Hi, everyone! I’m delighted to be here on Deanna’s World, celebrating the release of THE SHIFT OF THE TIDE, the newest book in my Fantasy Romance series, The Uncharted Realms. Deanna asked me to talk a little bit about what makes fantasy romance stand out as a sub-genre of its own and how it differs from Paranormal Romance.
This makes me think of a funny conversation I had with my husband, David, the other day. He’s taken over doing a lot of marketing and other work like that for me – thank all the gods! – but he doesn’t really know genres and subgenres a lot. Like he’s forever putting Fantasy Romance books under Contemporary Romance on my Pinterest page and I’m all … just, no. And when I try to explain how truly Bad and Wrong and Terrible this is, he gets all bemused.
We romance readers are particular about our subgenres, right??
Anyway, he was making a new header for the website to show that my book, THE PAGES OF THE MIND (Uncharted Realms #1), won a RITA® Award. Which, yay!!! I’m still over the moon. But he asked me to approve the text – no doubt wary of another lecture about how Contemporary Romance is NOT THE SAME THING – and he’d put it as “Winner of the 2017 RITA® Award Paranomal Fantasy Romance.”
The thing is, my award actually says “Paranormal Romance,” because that’s the RWA genre. Which is why the finalists in that RITA® category included Nocturne Paranormal Romances, Science Fiction Romance and Urban Fantasy.
I told him what he had was fine, because I do think it’s important to distinguish Fantasy Romance (FR) from Paranormal Romance (PNR).
So, how do they differ?
What distinguishes FR from PNR is that, FR owes a great deal to epic or high fantasy – just with more romance. PNR arose solidly within romance, so the genre is essentially a love story with paranormal features – so with werewolves or vampires or magic users. But, while the world may be a magical one, the story is still primarily a romance. Conversely, FR follows an epic or high fantasy arc, with a Hero’s Journey (usually belonging to the heroine!) where there’s a quest and political ramifications. Sometimes we joke that it’s like Game of Thrones, but with consensual sex.
I recently wrote a blog article for the Science Fiction and Fantasy Writers of America (SFWA) on recommended FR reads, and I used this set of criteria to define the Fantasy Romance subgenre:
1. The story must take place in an entirely alternate world for the bulk of the story arc.
FR is differentiated from PNR in part by the extensive world-building. Though many PNR, Urban Fantasy (UF), or Contemporary Fantasy stories are similar to Fantasy Romance, they take place in a world that is ours but slightly different. To satisfy the fantasy portion of the genre, my choices had to be in created worlds.2. The protagonists must have a calling, call to action, or travel something of the Hero’s Journey.Because the fantasy arc in general requires a Hero’s Journey of some sort, or a mission or quest devoted to some sort of calling, I required the books I selected to have this as part of the story arc. Also, because this genre is female-centric, I greatly preferred if the heroine had a heroic arc to her story, as opposed to tagging along on the hero’s quest. Some close candidates took place in an alternate world, but the heroic arc was lacking or assigned entirely to the hero. (I also looked at male/male and female/female candidates, in which case I looked for at least one to have a heroic arc.)3. There must be a happily-ever-after (HEA) or a happy-for-now (HFN).This satisfies the Romance genre requirement that the love affair resolves in an emotionally satisfying way. The protagonists don’t have to necessarily ride off into the sunset, wedding rings in place and babies on the way, but they do have to be together with an optimistic hope that they’ll stay together. This becomes more difficult to define with ongoing series. In those with the same protagonists, they will suffer ups and downs in their relationship. In those with different protagonists falling in love, there may not always be an HEA or HFN. I tried to account for both scenarios.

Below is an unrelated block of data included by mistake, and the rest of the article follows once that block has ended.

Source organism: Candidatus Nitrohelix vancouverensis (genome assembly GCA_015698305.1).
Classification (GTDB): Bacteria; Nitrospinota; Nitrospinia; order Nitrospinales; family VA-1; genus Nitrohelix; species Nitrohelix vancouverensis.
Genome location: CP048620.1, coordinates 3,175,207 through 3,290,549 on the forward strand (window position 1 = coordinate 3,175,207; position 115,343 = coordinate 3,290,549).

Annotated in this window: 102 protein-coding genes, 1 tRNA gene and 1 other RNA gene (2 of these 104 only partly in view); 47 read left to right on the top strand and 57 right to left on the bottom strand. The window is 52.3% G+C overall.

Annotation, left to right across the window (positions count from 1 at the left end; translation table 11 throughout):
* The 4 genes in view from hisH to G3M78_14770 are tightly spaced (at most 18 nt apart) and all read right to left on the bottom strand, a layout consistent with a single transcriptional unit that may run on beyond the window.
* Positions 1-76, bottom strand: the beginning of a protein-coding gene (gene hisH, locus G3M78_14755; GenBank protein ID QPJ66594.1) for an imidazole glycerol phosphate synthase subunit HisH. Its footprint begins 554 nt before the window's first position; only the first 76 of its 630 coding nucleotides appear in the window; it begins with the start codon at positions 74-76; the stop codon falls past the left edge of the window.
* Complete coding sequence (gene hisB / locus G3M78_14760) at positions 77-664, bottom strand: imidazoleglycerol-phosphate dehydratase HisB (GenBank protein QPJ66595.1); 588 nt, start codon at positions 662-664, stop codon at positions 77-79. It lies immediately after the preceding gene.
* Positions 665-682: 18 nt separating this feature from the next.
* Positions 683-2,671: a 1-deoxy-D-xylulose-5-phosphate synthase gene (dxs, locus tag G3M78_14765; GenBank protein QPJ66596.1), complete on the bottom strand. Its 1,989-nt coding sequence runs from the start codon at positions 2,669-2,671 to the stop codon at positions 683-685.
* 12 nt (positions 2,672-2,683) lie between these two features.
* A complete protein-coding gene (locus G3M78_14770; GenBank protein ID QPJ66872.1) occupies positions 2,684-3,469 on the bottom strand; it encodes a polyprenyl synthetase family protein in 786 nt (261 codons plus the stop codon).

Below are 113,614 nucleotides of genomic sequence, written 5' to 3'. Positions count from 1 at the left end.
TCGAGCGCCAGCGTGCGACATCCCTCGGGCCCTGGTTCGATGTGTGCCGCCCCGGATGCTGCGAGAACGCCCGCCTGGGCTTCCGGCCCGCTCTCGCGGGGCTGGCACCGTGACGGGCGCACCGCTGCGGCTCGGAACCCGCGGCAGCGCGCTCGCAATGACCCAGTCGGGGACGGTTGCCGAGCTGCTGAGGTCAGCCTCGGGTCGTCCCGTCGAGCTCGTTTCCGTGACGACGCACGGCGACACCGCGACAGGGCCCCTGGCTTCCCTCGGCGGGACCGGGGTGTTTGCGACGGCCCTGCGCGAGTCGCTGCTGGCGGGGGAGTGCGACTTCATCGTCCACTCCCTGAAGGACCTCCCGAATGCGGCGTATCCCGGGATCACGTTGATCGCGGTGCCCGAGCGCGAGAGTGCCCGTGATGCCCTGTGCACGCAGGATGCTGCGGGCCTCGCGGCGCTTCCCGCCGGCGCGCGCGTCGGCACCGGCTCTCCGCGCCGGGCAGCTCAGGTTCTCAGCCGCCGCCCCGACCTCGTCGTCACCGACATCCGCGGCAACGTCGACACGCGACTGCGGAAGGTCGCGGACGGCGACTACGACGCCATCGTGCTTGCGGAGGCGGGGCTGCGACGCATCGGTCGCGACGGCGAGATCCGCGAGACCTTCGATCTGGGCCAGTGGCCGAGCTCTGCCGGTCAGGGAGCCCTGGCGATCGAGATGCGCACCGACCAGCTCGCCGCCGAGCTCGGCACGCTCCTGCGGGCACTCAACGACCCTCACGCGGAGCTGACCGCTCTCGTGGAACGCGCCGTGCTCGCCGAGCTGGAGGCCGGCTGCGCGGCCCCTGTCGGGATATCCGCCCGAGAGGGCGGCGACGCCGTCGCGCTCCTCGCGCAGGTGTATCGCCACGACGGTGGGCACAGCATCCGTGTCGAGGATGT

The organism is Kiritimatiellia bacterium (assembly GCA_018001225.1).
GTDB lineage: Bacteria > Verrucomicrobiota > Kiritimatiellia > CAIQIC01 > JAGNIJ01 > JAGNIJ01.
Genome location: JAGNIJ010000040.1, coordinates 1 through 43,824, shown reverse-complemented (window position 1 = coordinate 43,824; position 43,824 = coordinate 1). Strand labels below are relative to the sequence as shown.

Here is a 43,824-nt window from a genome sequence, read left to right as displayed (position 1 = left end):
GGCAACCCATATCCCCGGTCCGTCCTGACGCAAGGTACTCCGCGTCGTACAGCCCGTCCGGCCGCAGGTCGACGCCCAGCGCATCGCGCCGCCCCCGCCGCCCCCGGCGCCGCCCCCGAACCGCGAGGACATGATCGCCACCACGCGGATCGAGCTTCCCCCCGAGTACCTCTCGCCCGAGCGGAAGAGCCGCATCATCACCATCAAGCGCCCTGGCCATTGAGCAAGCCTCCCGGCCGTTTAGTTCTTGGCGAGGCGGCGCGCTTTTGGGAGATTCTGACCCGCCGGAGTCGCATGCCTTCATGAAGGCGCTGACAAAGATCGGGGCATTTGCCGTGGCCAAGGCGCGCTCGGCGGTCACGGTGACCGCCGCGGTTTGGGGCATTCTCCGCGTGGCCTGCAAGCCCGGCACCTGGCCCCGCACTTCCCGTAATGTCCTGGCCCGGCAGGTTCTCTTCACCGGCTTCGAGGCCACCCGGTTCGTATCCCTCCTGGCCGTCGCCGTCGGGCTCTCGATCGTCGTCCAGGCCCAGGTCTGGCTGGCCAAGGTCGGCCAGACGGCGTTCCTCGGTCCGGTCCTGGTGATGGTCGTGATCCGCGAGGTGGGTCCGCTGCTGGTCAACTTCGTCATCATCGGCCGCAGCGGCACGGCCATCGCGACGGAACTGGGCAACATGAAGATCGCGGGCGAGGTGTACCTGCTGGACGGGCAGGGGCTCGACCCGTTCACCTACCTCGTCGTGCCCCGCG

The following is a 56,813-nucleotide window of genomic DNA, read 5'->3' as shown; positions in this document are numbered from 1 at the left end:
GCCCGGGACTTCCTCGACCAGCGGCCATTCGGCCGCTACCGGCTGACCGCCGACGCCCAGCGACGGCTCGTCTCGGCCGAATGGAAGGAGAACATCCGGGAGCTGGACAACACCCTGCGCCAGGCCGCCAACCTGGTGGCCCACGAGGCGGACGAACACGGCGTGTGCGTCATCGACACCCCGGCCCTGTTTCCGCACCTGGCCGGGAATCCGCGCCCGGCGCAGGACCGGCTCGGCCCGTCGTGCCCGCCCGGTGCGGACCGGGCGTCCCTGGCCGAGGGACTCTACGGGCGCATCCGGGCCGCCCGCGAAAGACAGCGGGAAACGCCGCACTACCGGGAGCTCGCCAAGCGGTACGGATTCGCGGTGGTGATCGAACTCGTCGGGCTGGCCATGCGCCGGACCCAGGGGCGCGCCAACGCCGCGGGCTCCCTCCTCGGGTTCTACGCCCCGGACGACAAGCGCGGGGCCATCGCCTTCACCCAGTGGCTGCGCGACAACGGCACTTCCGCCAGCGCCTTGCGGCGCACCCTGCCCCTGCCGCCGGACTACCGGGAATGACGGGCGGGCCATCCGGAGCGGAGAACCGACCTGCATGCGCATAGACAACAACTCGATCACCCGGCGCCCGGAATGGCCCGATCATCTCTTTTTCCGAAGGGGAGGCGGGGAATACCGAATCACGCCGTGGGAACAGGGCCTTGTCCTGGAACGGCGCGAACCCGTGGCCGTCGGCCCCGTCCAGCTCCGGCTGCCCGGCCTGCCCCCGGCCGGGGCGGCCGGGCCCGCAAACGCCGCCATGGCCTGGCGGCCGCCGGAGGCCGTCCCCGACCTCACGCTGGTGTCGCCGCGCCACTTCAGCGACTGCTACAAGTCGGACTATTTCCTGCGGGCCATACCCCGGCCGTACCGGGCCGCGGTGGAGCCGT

4. The romance arc must be a substantive part of the overall character transformation.
This often came down to a judgement call on my part, because the love affair occupies greater or lesser amounts of the story depending on the author, series, and often each book in a series. One key consideration was whether the romantic conflict extended throughout the story or ended early. If the couple resolved their difficulties and became harmoniously united too far ahead of the final conflict, it didn’t feel like the romantic arc was as important as it should be for the genre. A fantasy book with a love story in it wasn’t enough to qualify it as a Fantasy Romance.
5. There must be magic or … something.In order to differentiate these stories from historical or alternate histories, particularly to draw a line between Fantasy Romance and Time-Travel or Historical Romance, the books had to include a strong magical, supernatural or paranormal element. It had to be present throughout the story and affect the plot to the extent that the story would collapse without that element present.
So, there’s my analysis. What do you all think – what makes a book Fantasy Romance and not PNR?
*previously pubished on Deanna's world in 2017*
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